A meeting of the Knesset Committee on Foreign Workers took place last month in response to the report published by Kav LaOved, “National Insurance Institute and Non-Israeli Workers: Failures in treatment of claims presented by migrant, asylum seeker and Palestinian workers.” Participants included the Director General of the National Insurance Institute (NII), representatives from the Ministry of the Treasury, the Ministry of Interior, and the Ministry of Health, representatives of the non-profit organizations Kav LaOved, Physicians for Human Rights-Israel, ASSAF – Aid Organization for Refugees, Yes! to Seniors (Ken LaZaken), MK Moshe Mizrahi and MK Michal Rozin, Committee Chairwoman.

Kav LaOved representatives reported on  irregularities in the handling of claims submitted by non-Israelis including: long delays in the provision of health services to people with workplace injuries which can lead to the deterioration of the worker’s health; the inability of the NII computer system to deal with migrants  and asylum seekers’ passports or permit numbers, thus requiring injured workers to physically go to the NII offices for updates; and in most NII branches, with the exception of Tel Aviv-Jaffa, non-Israeli claims are either delayed or outright rejected because the status of these workers in Israel is unclear.

Ms. Ilana Schreibman, Deputy Director of NII Benefits Department, reported on the efforts made to provide proper care for stateless workers. And according to Mr. Daniel Zaken, Director of NII Health Insurance Department, authorities report that the work injury claim process is nearly ideal. There are no delays, the investigation process is efficient, and efforts are made to complete the investigation as quickly as possible. In addition, the workers are protected against delay even if their employer refuses to cooperate. NII representatives confront uncooperative employers, even threatening them with a fine or demanding the employer cover the total cost of the claim.

In response, Kav LaOved representatives brought before the committee examples of Kav LaOved cases in which the NII delayed confirmation of work injury claims. For example, a worker was injured at a bus parking lot a year ago but his employer refused to report the injury. This caused a delay in the completion of the investigation because, according to the NII, the “employer did not answer the phone.”  In another case, a worker injured her arm by slipping on the wet floor at her employer’s home. The employer signed the NII forms; however, when the worker requested an update from the NII on her claim which had been delayed for over six months, she received no response. These stories contradict the picture that was presented by the representatives of the NII, attesting to significant delays in the completion of workplace injury claims submitted by people who are not Israeli citizens.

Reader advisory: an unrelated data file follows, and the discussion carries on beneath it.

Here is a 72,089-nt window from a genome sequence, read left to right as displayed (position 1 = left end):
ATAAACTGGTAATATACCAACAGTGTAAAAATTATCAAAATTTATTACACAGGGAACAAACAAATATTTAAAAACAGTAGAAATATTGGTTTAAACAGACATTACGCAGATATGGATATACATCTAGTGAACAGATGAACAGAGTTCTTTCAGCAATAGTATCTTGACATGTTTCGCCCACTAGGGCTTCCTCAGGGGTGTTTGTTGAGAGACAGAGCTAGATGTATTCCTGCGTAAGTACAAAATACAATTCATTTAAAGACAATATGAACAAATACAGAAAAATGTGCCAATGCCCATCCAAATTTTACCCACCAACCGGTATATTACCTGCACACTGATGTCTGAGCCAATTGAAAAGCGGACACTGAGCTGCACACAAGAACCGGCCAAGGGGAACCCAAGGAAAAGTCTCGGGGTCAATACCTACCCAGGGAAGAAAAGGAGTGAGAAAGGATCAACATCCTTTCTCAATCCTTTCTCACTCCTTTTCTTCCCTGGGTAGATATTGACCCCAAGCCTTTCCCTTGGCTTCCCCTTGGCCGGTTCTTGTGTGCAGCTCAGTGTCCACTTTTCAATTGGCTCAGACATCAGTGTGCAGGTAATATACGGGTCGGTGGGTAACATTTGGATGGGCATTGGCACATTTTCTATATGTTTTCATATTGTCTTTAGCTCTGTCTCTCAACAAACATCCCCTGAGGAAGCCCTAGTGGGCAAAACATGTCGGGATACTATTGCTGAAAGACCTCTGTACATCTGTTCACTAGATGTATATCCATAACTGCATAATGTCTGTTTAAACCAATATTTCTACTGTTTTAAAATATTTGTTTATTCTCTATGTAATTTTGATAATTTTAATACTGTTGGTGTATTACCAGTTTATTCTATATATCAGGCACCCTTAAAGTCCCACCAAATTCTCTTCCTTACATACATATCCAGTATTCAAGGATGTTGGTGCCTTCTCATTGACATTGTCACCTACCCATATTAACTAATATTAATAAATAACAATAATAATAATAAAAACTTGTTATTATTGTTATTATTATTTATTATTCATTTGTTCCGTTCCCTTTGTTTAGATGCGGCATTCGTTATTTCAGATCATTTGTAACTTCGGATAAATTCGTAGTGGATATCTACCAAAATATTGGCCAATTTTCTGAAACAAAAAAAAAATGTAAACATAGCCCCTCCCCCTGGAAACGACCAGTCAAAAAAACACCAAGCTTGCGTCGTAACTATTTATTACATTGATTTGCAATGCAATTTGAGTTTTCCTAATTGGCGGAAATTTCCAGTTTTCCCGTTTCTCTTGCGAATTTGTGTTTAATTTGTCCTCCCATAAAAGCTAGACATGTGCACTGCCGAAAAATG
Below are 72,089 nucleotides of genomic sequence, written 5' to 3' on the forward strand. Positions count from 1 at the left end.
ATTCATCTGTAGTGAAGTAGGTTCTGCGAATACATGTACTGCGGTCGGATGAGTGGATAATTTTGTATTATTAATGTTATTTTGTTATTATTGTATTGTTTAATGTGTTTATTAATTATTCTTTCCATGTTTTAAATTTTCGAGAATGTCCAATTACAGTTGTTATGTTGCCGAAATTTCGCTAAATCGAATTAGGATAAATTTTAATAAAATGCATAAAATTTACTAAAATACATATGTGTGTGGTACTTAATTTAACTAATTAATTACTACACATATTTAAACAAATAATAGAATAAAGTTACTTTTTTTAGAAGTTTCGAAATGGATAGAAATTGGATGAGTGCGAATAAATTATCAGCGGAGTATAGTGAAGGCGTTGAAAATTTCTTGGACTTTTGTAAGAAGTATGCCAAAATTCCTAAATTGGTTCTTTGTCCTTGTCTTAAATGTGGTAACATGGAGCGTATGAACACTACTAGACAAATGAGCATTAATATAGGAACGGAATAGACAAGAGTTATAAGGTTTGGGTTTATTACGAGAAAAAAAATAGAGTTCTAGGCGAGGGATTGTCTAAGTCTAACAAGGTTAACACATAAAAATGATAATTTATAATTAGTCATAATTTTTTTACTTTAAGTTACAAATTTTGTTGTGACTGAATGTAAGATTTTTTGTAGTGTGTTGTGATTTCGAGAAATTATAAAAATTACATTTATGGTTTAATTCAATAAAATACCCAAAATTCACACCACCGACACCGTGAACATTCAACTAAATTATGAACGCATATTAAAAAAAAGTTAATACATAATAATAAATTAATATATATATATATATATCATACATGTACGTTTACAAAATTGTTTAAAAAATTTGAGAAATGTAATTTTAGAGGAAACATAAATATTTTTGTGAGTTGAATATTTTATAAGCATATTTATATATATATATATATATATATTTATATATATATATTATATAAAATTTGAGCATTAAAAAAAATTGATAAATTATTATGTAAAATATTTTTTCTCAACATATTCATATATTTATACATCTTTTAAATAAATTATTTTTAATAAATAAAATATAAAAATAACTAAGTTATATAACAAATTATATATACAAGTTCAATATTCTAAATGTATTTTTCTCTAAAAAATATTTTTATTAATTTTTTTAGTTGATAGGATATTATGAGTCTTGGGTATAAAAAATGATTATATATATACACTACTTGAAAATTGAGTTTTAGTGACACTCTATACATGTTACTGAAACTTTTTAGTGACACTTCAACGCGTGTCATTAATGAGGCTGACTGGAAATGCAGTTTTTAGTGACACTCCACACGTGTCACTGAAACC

The representative of the Ministry of Health, Mr. Yigal Barzani, reported that in June 2009 an inter-ministerial committee was appointed and led by the past Deputy Minister of Health, Dr. Tuvia Horev. The Horev Committee deliberated the question of health insurance for non-Israelis including the option to provide health insurance under the National Health Law.  At that time the discussion related to a limited number of cases, rather than a phenomenon, which led to the conclusion not to include non-Israelis in the National Health Law.

Summarizing the meeting, the Director General of the NII concluded that there is a gap between activities related by NII representatives and reports from the field. He assured the committee that attention will be paid to the situation and directives will be renewed.

Continuation of “Kav LaOved” activities following the deliberation:

A possible solution to the problem may be found in requiring the purchase of private health insurance to cover workplace injuries. At this time private insurance companies are meant to cover the costs of the medical needs of an injured worker whose claim has not been confirmed three months after the accident. However this is problematic due to the lack information regarding this policy even among organizations helping workers and because most of the asylum seekers who turn to Kav LaOved for help have not purchased private health insurance.

According to Physicians for Human Rights statistics, the insurance companies refuse to insure asylum seekers with “foreign worker insurance” as defined by foreign worker regulations. Instead they are insured with “tourist insurance,” a significantly more expensive insurance that provides only minimal coverage. This is the reason that employers avoid providing medical insurance for the asylum workers, according to Physicians for Human Rights. The question was referred to a representative of the Treasury Ministry regarding the option to require insurance companies to allow these workers to be insured as foreign workers. The Treasury Department responded that the private insurance companies cannot be obligated to provide insurance that is not profitable.

The Ministry of Treasury’s inability to require the sale of foreign worker health insurance to asylum seekers supports human rights organizations’ demand to cover the asylum seekers in Israel with the National Health Law.  Workers must not be without health insurance, as they are today.

[Translation: Sharon Kerpel]